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Popularity Contest: How to reveal your invisible PageRank

by Hamlet Batista | July 10, 2007 | 19 Comments

podium.jpgLet's face it. We all like to check the Google PageRank bar to see how important websites, especially ours, are for Google. This tells us how cool and popular our site is.

For those of us who are popularity-obsessed, the sad part is that the other search engines do not provide a similar feature, and Google's visible PageRank is updated only every 3 months (the real PageRank is invisible). This blog is two months old and doesn't have a visible PageRank yet, but I get referrals from many long tail searches, ergo it has to have a PageRank already. 

How can you tell what your PageRank is without waiting for the public update? Keep reading to learn this useful tip. This technique is not bulletproof, but you can get a rough estimate of your invisible PageRank — and how important your pages are for the other search engines as well — by studying how frequently your page is indexed.
To understand how this works, let's talk about something you've always suspected. Search engines, like teenagers, care a lot about popularity. They visit (crawl) the most important pages more frequently, the ones that are updated daily. Why? Because updated pages are cooler and more interesting to searchers. And after all, why waste bandwidth visiting boring personal homepages that change once every few months, when all the kids want to know about the popular ones that are going all night long?

So how popular are you? To put it one way, you are as popular as you are frequently indexed. You can easily tell when a page is indexed by looking at the cached copy date. It is not surprising to see pages like that are always cached with today's date. Digg has a PageRank of 8. You can probably see pages on this blog or yours whose cache date is several days or weeks old. The tricky thing is that you need to consider the update frequency as well.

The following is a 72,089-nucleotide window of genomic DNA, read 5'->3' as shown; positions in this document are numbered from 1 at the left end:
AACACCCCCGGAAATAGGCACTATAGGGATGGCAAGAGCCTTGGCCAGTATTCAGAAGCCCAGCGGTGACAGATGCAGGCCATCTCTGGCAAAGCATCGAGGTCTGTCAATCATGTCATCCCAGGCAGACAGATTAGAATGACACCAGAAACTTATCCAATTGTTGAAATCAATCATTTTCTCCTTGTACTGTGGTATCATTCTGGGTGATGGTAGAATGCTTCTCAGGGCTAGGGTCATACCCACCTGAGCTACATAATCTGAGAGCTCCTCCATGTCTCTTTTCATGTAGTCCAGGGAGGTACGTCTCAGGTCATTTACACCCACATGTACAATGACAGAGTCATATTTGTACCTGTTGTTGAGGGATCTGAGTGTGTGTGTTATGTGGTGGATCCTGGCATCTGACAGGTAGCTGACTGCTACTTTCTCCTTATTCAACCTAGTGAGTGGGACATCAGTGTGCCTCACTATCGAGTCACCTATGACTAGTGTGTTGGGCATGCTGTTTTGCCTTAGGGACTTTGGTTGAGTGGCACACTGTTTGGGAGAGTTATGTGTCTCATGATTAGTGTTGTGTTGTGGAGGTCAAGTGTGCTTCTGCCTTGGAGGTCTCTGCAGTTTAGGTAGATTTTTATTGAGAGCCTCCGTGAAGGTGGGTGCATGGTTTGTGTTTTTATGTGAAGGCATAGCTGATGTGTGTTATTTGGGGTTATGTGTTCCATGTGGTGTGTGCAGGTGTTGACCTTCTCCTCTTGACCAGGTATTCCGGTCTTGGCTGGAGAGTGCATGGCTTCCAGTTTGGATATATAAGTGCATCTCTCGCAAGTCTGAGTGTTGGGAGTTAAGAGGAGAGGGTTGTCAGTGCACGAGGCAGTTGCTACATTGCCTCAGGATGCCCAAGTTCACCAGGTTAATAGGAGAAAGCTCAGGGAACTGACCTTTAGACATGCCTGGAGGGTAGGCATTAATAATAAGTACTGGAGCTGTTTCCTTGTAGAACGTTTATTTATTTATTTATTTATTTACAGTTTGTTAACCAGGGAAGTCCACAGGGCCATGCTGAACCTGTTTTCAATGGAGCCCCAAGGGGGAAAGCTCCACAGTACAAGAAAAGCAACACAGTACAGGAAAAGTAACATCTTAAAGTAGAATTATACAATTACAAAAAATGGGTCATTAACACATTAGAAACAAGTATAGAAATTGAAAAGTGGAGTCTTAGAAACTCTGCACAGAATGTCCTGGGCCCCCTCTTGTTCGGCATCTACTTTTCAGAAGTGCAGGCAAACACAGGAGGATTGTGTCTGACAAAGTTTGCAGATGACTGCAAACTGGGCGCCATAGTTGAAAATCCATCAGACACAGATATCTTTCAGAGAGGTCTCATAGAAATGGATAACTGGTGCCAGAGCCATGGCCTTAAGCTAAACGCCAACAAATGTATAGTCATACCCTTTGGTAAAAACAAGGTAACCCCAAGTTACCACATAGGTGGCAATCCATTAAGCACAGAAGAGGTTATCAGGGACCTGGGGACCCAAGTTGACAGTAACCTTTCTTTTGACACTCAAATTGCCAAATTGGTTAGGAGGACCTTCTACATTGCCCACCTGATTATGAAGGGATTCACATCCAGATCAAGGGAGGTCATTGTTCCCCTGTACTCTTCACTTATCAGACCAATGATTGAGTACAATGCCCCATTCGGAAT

Here are the steps required to put this to work:

1. Go to the search engine you want to study (Google, Yahoo, Live, etc.).
2. Check popular blogs and news sites that get updated at least daily and check the date of the cache.
3. Repeat step 2 for blogs with decreasing popularity.
4. Create a new post and see how long it takes the search engine to crawl and index your page. If it's not your page, monitor an RSS feed and see when it was cached.
5. Create a table and rank the sites by popularity, include the indexing frequency.
6. Order by indexing frequency and you will have your site rank or importance for that search engine.

While this trick isn't perfect, it does give you a good idea of how important your site is for any search engine. And with a little work, you'll be indexing with the popular kids some day soon!

Hamlet Batista

Chief Executive Officer

Hamlet Batista is CEO and founder of RankSense, an agile SEO platform for online retailers and manufacturers. He holds US patents on innovative SEO technologies, started doing SEO as a successful affiliate marketer back in 2002, and believes great SEO results should not take 6 months



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